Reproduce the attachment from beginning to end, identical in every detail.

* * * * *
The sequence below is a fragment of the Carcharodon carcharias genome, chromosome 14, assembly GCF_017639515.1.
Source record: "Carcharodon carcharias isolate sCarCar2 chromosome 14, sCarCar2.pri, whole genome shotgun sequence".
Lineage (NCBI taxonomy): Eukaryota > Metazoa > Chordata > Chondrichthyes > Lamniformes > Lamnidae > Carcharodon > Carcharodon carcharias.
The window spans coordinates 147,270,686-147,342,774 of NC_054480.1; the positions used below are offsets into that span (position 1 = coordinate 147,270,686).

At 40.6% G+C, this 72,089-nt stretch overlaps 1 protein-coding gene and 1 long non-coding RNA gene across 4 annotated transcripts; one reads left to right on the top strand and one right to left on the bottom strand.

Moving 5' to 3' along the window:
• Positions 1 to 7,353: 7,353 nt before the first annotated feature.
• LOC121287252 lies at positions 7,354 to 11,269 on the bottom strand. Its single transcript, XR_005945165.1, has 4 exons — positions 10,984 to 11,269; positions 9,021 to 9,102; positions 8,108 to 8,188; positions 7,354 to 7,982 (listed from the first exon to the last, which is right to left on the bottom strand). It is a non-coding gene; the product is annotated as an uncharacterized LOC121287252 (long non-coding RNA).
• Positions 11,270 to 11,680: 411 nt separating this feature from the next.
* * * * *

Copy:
The sequence below is a fragment of the Carcharodon carcharias genome, chromosome 14, assembly GCF_017639515.1.
Source record: "Carcharodon carcharias isolate sCarCar2 chromosome 14, sCarCar2.pri, whole genome shotgun sequence".
Lineage (NCBI taxonomy): Eukaryota > Metazoa > Chordata > Chondrichthyes > Lamniformes > Lamnidae > Carcharodon > Carcharodon carcharias.
The window spans coordinates 147,270,686-147,342,774 of NC_054480.1; the positions used below are offsets into that span (position 1 = coordinate 147,270,686).

At 40.6% G+C, this 72,089-nt stretch overlaps 1 protein-coding gene and 1 long non-coding RNA gene across 4 annotated transcripts; one reads left to right on the top strand and one right to left on the bottom strand.

Moving 5' to 3' along the window:
• Positions 1 to 7,353: 7,353 nt before the first annotated feature.
• LOC121287252 lies at positions 7,354 to 11,269 on the bottom strand. Its single transcript, XR_005945165.1, has 4 exons — positions 10,984 to 11,269; positions 9,021 to 9,102; positions 8,108 to 8,188; positions 7,354 to 7,982 (listed from the first exon to the last, which is right to left on the bottom strand). It is a non-coding gene; the product is annotated as an uncharacterized LOC121287252 (long non-coding RNA).
• Positions 11,270 to 11,680: 411 nt separating this feature from the next.